Questions About Piping Gel

Decorating By MyraNC Updated 22 Mar 2016 , 10:30am by stephensmommy14

MyraNC Posted 11 Jul 2008 , 4:00pm
post #1 of 22

I have 2 cakes due in the next couple of week and both require "water". One is a beach cake and the other is a fishing cake. In looking through the galleries, I have seen several cakes with tinted piping gel as the water. My questions are...Does the piping gel have any taste? Do I put it on top of my icing and if so, is it going to affect the flavor?? And...ask crazy as it may sound...How about the texture in your mouth when eating it?? lol

21 replies
jenbashore Posted 11 Jul 2008 , 4:06pm
post #2 of 22

That's funny because I have the same thing going on for next week. I have never used piping gel except in my Wilton classes. Wonering the same thing you are... icon_smile.gif

Reedsmomma Posted 11 Jul 2008 , 4:09pm
post #3 of 22

I've never used piping gel before, but I had read in another post that someone had flavored their piping gel "water" watermelon for a kids party and it went over really well. Hope this helps...

jwong9664 Posted 11 Jul 2008 , 4:12pm
post #4 of 22

it just has a sweet, sugary flavor and a super sticky consistency. i use it as water all the time. hths!

TC123 Posted 11 Jul 2008 , 4:13pm
post #5 of 22

Hi! I did a Mother's Day cake with piping gel flowers a few years ago. (It's not in my photos, though I should scan it in!) You put it right on top of buttercream. I would refrigerate the iced cake so the buttercream sets before applying the piping gel. About flavor, since it is a corn syrup based product, it does have a sugar taste (although I find it to be kind of "bland"). I never heard of anyone altering the taste of it by adding anything to it, though. When the cake was served, I did not find that it altered the taste of the buttercream when eaten. The texture is slightly "gooey" (for lack of a better word), but not unpleasant at all. ... But then again, that's just me. icon_smile.gif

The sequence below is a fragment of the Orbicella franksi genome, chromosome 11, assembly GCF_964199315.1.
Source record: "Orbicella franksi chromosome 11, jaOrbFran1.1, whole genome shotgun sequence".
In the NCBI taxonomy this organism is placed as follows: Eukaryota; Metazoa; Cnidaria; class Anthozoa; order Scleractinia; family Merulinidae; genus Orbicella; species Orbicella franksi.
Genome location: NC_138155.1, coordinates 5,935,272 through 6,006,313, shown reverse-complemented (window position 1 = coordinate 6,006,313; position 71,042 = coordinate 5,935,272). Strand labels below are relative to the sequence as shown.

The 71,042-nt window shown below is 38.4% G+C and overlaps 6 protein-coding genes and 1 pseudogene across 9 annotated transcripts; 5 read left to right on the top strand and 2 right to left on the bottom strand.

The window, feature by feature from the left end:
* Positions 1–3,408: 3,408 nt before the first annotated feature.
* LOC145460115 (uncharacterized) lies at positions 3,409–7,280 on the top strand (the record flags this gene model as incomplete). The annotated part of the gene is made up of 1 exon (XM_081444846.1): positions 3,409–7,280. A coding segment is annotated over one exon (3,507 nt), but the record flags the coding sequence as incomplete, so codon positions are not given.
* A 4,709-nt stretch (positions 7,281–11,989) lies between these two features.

TC123 Posted 11 Jul 2008 , 4:18pm
post #6 of 22

Yummmm... Reedsmomma... I wonder what was used to flavor it? I'd like to try it sometime! Maybe someone will post it here... icon_razz.gif

Reedsmomma Posted 11 Jul 2008 , 4:22pm
post #7 of 22

I wish I could remember what they used! I was absorbed with looking for another topic, so I wasn't paying much attention...Sorry!

smoore Posted 11 Jul 2008 , 4:30pm
post #8 of 22
Originally Posted by Reedsmomma

I wish I could remember what they used! I was absorbed with looking for another topic, so I wasn't paying much attention...Sorry!

I think it was LorAnn (spelling???) Oil flavoring. I've never flavored it myself. It basically has the same taste and a little thicker texture than corn syrup. You don't need much to get the effect, so it shouldn't really have a texture issue when eating it. The only thing I will tell you is work slow when coloring it blue .... when you whip coloring into piping gel, you're going to add a lot of air bubbles that you don't want. Stir coloring in good and slow. If you're using the gel for cakes at kids parties, I've found the kids all want a piece with the water on it and the parents seem to want it without (but will dab their finger in gel that might get on the cake board while cutting just to taste it out of curiosity).

tracey1970 Posted 11 Jul 2008 , 4:37pm
post #9 of 22

When I make "water", I don't color the piping gel. You can buy it pre-coloured (by Wilton, I think) in a nice water-colored blue. That's what I use. It's sweet but no one has complained about such a small amount. I haven't ever flavoured it.

tiggy2 Posted 11 Jul 2008 , 4:42pm
post #10 of 22